Psychological Abuse: Elements of psychological abuse include  – but are not limited to – causing fear by intimidation; threatening physical harm to self, partner, children, or partner’s family or friends; destruction of pets and property; and forcing isolation from family, friends, or school and/or work.

Let me clarify one thing before I delve deeper into this, I think race outweighed the issue of domestic abuse in the case because it was the in the wake of a shift in race relations in the USA at the time. It was right after the Rodney King case, artists like NWA, Tupac, Grandmaster Flash, Run DMC, were vocalising the African-American experience in the States and the criminalising of young black men. And here we had a young black man that made it, and was accepted by the mass culture (most people argue that he even forgot/denied his own roots when convenient for him) and people wanted to celebrate that and not let anything tarnish that good strive. The defending team recognised this, and took full advantage of it. So much so, that they very thing that started this whole case was buried under the resentment that the culture needed to release at the time. It was their time to shine, and domestic abuse had to take the back seat for now.

But now that it has been 20-odd years since that trial, and we are seeing yet another shift happen in society, could this be the time to talk about domestic abuse and what we can learn from the O.J. case about the patterns? Let me say this, I was on a date with a guy where this conversation came up, and I made my point about how I feel that the whole domestic abuse aspect was overshadowed by the race element. His response was the typical, “It’s her fault, she could have gotten out of that relationship if she wanted to”. Yes, it’s 2018, and people are still saying shit like that. This made me realise that it is incredibly important to restart the conversation about this because in my eyes, if you think it is as easy as just walking out, then you do not fully understand what domestic abuse is or looks like. Especially in the wake of movements like MeToo and TimesUp!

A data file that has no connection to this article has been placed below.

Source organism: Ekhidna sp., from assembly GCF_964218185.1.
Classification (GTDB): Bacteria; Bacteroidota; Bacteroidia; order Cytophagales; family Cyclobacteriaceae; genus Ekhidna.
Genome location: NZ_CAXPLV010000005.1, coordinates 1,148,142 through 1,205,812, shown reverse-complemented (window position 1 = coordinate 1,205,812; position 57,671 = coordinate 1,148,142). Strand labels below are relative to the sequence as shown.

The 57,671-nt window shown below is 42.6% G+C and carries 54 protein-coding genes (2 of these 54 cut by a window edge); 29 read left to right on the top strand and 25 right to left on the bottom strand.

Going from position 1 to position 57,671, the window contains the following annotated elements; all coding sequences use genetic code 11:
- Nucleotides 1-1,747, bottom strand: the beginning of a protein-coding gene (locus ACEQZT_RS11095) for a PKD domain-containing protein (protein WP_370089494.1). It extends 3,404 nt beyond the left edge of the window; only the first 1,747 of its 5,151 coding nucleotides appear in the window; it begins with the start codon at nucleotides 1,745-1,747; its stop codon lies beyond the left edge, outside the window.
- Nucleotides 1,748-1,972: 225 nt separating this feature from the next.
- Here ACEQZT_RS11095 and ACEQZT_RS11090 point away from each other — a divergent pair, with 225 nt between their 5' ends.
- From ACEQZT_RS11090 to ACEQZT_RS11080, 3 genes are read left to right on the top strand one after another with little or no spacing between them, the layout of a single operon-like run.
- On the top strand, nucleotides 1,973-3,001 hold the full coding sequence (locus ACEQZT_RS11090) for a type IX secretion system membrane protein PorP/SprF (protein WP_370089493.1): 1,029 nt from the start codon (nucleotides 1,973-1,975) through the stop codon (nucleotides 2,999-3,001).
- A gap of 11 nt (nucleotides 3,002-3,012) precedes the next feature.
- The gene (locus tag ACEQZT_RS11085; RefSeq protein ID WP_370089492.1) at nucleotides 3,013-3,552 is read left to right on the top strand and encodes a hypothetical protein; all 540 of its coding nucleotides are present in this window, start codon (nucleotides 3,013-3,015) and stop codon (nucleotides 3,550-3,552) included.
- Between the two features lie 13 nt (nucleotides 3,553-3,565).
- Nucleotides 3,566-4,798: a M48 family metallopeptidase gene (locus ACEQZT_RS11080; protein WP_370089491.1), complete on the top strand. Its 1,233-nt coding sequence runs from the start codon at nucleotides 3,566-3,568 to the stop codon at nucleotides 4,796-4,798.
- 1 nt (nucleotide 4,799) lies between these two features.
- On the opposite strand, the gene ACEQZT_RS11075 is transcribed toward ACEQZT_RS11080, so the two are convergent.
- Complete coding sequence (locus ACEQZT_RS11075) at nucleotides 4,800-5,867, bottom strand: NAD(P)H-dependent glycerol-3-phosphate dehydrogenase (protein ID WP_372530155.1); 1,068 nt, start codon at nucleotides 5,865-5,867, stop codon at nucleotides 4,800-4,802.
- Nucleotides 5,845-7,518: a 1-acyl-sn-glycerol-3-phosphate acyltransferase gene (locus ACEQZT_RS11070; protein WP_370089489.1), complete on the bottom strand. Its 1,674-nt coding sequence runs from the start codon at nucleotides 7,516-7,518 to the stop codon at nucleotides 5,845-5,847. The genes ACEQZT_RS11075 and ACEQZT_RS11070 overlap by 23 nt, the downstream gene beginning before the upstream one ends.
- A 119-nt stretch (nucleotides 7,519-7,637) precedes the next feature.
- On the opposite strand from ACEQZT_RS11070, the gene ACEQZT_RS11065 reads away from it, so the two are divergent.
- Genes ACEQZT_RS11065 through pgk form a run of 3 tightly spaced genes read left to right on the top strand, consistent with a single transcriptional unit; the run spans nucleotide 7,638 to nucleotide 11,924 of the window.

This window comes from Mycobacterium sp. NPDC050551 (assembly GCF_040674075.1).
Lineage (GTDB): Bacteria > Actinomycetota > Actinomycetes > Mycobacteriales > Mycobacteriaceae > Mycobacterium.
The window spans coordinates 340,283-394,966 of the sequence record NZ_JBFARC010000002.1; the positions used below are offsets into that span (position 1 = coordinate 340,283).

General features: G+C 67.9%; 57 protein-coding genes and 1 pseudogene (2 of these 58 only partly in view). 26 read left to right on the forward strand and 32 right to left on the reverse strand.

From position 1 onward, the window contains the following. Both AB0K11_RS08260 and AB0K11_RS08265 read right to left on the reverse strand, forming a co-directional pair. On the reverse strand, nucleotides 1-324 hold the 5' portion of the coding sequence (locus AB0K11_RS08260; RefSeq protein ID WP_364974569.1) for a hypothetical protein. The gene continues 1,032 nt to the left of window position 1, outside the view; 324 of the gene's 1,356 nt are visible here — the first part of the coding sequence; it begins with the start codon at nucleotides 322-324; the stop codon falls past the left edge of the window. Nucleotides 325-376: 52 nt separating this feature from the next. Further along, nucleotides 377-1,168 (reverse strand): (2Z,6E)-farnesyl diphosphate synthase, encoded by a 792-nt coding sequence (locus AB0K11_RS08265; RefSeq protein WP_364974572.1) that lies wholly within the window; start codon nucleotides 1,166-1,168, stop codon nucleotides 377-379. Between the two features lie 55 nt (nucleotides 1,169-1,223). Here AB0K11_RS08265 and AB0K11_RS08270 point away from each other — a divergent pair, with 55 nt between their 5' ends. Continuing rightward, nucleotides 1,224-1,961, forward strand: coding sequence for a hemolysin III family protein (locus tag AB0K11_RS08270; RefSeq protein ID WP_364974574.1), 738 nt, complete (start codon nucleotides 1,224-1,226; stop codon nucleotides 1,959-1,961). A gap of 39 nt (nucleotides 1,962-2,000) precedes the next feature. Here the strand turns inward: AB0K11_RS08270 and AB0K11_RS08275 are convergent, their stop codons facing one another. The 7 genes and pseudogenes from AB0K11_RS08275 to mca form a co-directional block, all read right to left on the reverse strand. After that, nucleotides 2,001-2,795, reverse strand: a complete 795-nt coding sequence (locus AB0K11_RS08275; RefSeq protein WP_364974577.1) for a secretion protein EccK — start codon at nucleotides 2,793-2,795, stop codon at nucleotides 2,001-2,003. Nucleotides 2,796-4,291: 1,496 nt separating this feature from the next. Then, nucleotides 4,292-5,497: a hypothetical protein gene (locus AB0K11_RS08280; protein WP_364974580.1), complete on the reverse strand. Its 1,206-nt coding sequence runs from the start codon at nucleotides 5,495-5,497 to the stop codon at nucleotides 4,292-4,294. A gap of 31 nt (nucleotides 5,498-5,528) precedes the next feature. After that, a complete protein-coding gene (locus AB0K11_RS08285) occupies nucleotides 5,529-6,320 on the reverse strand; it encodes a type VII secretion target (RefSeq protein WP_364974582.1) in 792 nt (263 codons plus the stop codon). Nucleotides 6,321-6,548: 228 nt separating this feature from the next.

Another reason why it is so important to talk about this, is because before this case came to court, O.J. had been beating Nicole Brown for years, and in the words of Marcia Clark – the attorney on the prosecution team and maybe the only person to try to focus on evidence and the patterns of domestic abuse- “This went on for years. All that battering, before he was even arrested. He got away with beating her.” While close friends of Nicole, like Kris Kardashian Jenner, said “I didn’t know how bad it was”. I think anyone who knows someone who has experienced domestic abuse or has been close to someone who has, can deduce that it is common that you cannot always see the signs. Also, often times people in the situation will say “it’s my personal decision and no ones business” so they go about trying to hide anything that indicts that something is severely wrong, and they believe that this is just their dynamic of an otherwise loving relationship.